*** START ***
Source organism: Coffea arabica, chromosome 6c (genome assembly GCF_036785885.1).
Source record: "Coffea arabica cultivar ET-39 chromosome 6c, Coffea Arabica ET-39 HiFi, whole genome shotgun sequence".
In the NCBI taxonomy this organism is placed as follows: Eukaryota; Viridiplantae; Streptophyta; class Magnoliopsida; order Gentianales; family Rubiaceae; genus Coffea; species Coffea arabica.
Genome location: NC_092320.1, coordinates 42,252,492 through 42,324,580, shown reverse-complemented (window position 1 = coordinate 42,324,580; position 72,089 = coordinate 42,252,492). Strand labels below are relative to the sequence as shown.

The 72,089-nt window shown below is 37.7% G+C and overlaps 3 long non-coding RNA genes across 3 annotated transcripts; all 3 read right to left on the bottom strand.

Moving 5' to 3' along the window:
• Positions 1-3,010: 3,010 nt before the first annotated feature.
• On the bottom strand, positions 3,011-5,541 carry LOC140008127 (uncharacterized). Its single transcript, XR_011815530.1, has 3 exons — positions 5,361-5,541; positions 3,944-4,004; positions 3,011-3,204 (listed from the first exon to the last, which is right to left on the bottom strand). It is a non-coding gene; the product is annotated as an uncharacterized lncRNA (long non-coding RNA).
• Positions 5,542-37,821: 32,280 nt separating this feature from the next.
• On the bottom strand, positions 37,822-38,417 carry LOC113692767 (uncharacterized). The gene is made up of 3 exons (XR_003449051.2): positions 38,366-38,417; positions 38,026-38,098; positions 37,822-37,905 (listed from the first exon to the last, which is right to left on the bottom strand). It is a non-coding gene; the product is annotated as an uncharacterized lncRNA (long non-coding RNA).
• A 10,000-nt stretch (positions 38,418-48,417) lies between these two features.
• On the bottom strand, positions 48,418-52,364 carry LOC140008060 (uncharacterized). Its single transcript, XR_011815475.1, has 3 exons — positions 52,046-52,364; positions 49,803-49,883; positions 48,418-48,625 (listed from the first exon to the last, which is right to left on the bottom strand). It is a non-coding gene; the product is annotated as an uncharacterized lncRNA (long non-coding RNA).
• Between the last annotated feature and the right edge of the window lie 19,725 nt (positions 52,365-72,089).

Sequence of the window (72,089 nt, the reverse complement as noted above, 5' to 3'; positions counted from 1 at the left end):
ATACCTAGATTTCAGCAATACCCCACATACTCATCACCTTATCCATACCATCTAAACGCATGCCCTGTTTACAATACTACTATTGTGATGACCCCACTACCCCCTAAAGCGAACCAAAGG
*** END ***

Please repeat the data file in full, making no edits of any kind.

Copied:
Source organism: Coffea arabica, chromosome 6c (genome assembly GCF_036785885.1).
Source record: "Coffea arabica cultivar ET-39 chromosome 6c, Coffea Arabica ET-39 HiFi, whole genome shotgun sequence".
In the NCBI taxonomy this organism is placed as follows: Eukaryota; Viridiplantae; Streptophyta; class Magnoliopsida; order Gentianales; family Rubiaceae; genus Coffea; species Coffea arabica.
Genome location: NC_092320.1, coordinates 42,252,492 through 42,324,580, shown reverse-complemented (window position 1 = coordinate 42,324,580; position 72,089 = coordinate 42,252,492). Strand labels below are relative to the sequence as shown.

The 72,089-nt window shown below is 37.7% G+C and overlaps 3 long non-coding RNA genes across 3 annotated transcripts; all 3 read right to left on the bottom strand.

Moving 5' to 3' along the window:
• Positions 1-3,010: 3,010 nt before the first annotated feature.
• On the bottom strand, positions 3,011-5,541 carry LOC140008127 (uncharacterized). Its single transcript, XR_011815530.1, has 3 exons — positions 5,361-5,541; positions 3,944-4,004; positions 3,011-3,204 (listed from the first exon to the last, which is right to left on the bottom strand). It is a non-coding gene; the product is annotated as an uncharacterized lncRNA (long non-coding RNA).
• Positions 5,542-37,821: 32,280 nt separating this feature from the next.
• On the bottom strand, positions 37,822-38,417 carry LOC113692767 (uncharacterized). The gene is made up of 3 exons (XR_003449051.2): positions 38,366-38,417; positions 38,026-38,098; positions 37,822-37,905 (listed from the first exon to the last, which is right to left on the bottom strand). It is a non-coding gene; the product is annotated as an uncharacterized lncRNA (long non-coding RNA).
• A 10,000-nt stretch (positions 38,418-48,417) lies between these two features.
• On the bottom strand, positions 48,418-52,364 carry LOC140008060 (uncharacterized). Its single transcript, XR_011815475.1, has 3 exons — positions 52,046-52,364; positions 49,803-49,883; positions 48,418-48,625 (listed from the first exon to the last, which is right to left on the bottom strand). It is a non-coding gene; the product is annotated as an uncharacterized lncRNA (long non-coding RNA).
• Between the last annotated feature and the right edge of the window lie 19,725 nt (positions 52,365-72,089).

Sequence of the window (72,089 nt, the reverse complement as noted above, 5' to 3'; positions counted from 1 at the left end):
ATACCTAGATTTCAGCAATACCCCACATACTCATCACCTTATCCATACCATCTAAACGCATGCCCTGTTTACAATACTACTATTGTGATGACCCCACTACCCCCTAAAGCGAACCAAAGG